Second Washington High administrator leaving in wake of teacher-student sex scandal
Associate Principal Michael Johnson just became the school's athletic director
CEDAR RAPIDS — Another top administrator at Washington High School is departing, Cedar Rapids school district officials announced Tuesday, a casualty of the teacher-student sex scandal that has been unfolding at the school.
Associate Principal and school Athletic Director Michael Johnson, 57, is retiring, a district spokeswoman said.
His departure comes a week after his boss, Ralph Plagman, 72, was asked by the district to leave and resigned after 35 years as principal.
In an earlier interview with The Gazette, substitute teacher Mary Beth Haglin named Johnson and Plagman as the school administrators who initially investigated her conduct in early February.
Haglin, 24, since has been charged with sexual exploitation in what Cedar Rapids police said was a sexual relationship with a 17-year-old Washington High student.
The initial school investigation lasted one day, Superintendent Brad Buck has said, and was not done according to district policy.
It determined rumors about Haglin and the student were unfounded.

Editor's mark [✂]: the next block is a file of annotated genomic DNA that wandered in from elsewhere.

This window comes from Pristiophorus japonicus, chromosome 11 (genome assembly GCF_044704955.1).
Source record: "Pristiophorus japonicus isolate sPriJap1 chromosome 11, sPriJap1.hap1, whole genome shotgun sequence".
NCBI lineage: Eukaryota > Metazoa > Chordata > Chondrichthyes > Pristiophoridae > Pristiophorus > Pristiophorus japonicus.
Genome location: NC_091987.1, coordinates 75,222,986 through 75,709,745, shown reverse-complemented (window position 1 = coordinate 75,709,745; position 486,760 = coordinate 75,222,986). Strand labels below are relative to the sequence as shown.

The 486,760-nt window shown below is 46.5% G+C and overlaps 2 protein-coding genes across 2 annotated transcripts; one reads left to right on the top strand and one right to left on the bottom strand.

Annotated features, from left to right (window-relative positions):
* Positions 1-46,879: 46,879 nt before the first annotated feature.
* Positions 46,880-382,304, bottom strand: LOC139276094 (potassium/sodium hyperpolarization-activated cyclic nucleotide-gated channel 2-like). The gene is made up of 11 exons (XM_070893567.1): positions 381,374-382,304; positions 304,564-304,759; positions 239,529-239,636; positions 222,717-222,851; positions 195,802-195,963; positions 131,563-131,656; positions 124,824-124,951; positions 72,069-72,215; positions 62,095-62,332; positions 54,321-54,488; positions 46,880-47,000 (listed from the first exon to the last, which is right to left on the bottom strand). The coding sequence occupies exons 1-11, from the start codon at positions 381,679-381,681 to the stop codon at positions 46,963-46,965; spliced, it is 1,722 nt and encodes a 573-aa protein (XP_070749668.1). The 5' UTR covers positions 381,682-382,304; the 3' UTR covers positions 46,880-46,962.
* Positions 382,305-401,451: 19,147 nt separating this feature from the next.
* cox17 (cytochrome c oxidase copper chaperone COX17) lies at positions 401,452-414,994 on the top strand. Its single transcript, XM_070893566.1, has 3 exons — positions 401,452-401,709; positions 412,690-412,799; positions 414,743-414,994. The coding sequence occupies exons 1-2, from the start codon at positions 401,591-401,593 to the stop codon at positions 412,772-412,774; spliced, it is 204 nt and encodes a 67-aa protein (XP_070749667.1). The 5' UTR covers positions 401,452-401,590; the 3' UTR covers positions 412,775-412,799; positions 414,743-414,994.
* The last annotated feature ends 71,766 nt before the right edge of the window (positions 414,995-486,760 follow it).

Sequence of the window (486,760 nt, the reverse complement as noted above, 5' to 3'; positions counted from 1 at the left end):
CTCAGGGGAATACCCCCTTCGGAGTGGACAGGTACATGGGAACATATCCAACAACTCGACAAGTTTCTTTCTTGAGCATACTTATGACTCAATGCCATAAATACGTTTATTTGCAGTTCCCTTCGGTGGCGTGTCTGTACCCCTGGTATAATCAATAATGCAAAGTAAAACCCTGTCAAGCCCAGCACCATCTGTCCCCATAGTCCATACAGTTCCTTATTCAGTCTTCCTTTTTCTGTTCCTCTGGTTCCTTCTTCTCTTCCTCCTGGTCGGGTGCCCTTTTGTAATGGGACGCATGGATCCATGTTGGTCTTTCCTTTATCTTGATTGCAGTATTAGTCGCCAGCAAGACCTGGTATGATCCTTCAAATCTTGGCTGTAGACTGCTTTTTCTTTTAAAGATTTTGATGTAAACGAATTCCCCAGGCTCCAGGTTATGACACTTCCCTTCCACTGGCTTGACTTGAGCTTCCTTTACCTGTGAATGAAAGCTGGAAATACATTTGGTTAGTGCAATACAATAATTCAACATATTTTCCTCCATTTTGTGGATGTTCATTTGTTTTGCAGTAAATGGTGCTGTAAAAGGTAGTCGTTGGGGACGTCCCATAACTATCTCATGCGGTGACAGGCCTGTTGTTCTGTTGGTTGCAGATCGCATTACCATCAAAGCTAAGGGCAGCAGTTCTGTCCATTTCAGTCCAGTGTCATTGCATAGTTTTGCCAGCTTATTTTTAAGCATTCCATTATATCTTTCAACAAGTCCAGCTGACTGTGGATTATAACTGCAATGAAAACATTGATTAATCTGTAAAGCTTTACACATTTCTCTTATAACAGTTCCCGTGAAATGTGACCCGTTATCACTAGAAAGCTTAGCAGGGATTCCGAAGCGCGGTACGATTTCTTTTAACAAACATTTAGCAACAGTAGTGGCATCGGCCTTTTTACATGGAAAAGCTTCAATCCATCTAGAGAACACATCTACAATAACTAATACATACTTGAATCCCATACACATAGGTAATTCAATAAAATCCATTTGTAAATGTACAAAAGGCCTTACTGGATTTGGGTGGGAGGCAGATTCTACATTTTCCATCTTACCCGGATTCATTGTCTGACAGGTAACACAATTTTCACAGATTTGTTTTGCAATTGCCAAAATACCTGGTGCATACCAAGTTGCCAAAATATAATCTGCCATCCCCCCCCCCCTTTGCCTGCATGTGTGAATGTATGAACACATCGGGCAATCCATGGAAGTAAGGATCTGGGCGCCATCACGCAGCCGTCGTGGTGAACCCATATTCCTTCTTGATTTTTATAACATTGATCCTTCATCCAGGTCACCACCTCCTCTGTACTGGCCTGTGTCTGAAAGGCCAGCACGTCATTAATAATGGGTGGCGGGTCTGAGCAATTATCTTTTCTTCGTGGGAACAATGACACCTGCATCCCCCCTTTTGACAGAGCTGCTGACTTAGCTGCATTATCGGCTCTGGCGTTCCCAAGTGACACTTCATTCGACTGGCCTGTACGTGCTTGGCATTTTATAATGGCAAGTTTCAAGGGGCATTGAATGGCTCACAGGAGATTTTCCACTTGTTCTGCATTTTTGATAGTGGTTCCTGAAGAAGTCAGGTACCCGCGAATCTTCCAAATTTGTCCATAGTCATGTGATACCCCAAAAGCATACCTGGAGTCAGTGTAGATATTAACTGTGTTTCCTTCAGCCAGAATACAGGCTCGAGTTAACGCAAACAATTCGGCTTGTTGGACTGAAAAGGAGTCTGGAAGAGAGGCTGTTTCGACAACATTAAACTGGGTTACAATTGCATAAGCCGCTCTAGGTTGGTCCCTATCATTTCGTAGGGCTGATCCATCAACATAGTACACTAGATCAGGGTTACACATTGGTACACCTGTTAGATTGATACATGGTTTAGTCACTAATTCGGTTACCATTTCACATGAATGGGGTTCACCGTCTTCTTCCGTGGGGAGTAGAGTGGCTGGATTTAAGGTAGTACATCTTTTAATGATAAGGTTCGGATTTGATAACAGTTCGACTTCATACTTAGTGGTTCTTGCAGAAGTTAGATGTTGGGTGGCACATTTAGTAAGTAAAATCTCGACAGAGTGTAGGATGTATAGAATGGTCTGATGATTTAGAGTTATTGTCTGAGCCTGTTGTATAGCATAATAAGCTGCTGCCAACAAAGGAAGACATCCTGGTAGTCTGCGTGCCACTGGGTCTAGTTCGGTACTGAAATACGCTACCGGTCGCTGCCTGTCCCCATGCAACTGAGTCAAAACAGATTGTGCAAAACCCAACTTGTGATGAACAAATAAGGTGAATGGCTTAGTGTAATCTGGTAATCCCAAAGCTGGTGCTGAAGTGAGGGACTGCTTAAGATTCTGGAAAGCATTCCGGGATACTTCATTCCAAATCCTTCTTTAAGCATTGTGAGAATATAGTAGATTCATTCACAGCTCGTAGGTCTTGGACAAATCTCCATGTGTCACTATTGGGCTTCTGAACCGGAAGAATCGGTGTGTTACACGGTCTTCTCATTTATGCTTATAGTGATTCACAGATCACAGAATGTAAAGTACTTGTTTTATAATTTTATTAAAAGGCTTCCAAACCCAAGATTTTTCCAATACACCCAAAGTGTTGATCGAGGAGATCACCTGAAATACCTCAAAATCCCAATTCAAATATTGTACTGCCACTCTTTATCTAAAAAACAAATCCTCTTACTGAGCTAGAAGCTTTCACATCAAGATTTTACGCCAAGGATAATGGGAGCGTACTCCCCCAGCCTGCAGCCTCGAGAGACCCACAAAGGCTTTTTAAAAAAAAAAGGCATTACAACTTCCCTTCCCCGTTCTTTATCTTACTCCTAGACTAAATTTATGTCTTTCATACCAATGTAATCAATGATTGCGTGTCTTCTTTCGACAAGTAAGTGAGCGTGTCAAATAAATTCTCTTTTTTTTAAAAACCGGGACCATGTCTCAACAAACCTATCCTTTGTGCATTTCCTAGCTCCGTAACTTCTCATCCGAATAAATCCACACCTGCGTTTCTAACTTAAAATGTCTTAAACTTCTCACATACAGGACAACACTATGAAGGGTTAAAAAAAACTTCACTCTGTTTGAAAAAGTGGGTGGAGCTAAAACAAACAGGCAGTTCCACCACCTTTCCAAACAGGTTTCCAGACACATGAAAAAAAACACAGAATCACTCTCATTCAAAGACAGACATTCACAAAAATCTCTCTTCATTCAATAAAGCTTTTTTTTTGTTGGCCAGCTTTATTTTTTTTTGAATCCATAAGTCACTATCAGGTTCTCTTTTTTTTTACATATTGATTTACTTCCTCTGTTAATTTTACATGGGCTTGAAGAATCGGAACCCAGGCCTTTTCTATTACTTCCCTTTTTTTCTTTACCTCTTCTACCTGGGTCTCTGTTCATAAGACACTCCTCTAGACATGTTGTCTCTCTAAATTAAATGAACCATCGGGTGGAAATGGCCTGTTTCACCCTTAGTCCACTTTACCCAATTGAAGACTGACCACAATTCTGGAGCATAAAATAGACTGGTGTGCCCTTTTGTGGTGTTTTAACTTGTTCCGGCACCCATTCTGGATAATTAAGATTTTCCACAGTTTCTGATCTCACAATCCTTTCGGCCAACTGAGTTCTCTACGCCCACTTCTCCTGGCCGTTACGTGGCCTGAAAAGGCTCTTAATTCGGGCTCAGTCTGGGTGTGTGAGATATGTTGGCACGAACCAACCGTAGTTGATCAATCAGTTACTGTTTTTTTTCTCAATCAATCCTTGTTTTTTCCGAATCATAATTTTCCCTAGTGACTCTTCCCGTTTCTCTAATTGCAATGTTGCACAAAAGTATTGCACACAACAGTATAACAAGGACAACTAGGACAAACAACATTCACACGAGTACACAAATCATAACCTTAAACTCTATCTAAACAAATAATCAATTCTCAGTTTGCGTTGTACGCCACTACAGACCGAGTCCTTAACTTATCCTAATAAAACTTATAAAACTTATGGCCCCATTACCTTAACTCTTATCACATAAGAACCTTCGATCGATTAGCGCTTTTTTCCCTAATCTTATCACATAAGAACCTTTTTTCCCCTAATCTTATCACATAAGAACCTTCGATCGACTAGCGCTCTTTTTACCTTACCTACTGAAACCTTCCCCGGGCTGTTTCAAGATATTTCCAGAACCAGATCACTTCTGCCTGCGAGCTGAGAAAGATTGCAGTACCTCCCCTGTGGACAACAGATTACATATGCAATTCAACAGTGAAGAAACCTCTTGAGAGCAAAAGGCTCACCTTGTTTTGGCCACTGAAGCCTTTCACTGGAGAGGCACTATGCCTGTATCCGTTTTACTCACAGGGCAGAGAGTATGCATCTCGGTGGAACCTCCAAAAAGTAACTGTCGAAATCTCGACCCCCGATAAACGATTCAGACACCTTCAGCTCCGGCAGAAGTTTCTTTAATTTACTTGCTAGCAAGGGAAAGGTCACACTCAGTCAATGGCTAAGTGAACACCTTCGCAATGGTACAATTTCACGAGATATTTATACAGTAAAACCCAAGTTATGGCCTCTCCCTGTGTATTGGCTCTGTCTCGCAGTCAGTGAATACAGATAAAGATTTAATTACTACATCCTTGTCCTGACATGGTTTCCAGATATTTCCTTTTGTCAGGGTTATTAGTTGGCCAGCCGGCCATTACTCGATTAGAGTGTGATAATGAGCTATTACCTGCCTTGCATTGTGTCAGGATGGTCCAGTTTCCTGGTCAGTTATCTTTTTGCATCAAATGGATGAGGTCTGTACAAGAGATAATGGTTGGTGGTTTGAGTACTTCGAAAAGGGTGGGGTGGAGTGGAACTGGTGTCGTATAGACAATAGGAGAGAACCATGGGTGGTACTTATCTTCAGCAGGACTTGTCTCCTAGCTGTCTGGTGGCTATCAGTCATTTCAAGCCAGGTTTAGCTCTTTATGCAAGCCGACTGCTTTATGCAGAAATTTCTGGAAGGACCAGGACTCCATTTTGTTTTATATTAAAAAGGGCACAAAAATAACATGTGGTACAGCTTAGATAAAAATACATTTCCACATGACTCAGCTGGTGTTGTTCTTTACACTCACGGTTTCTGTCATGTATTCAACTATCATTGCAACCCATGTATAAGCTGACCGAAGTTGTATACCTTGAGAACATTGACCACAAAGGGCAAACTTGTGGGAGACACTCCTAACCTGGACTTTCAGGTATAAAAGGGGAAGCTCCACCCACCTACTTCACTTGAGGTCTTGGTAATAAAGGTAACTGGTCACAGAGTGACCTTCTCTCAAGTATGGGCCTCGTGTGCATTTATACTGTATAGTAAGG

On Feb. 3, about the same time that initial investigation took place, district officials announced Johnson would begin as Washington High’s athletic director starting this school year.
In an email Tuesday, district spokeswoman Marcia Hughes said Johnson’s retirement comes “in light of the facts compiled to date” in the district’s ongoing investigation of the situation at Washington High, and “in an effort to resolve the case so that the students and administrators involved, as well as the entire WHS community, can move past these events.”
Hughes continued: “The District and WHS Administrator Mike Johnson have reached an agreement in which Mr. Johnson will retire and not return for the 2016-2017 school year.”
Johnson, who could not be reached Tuesday afternoon for comment, was an associate principal at Washington High for 21 years and a faculty member for 26 years.
Hughes said the district plans to hire an interim athletic director. A search already is underway for an interim principal.
Haglin was removed May 17 from Washington High as a substitute after a second investigation.
But even so, her name was not scrubbed from a centralized substitute teacher database and so she was allowed to continue teaching in other schools for the rest of the school year.
District officials have said it was the responsibility of Human Resources Director Jill Cirivello to remove Haglin from the database.
Cirivello, 56, retired in late June, according to a separation agreement with the district.
District policy also was not followed during the investigations when Washington High administrators failed to involve designated investigators in their probes.
Those investigators are required by law to receive training on investigating “abuse of students by district employees.”
But even if they had been contacted, training records show all three investigators were years overdue for recertification.
Jeff Linder of The Gazette contributed to this report.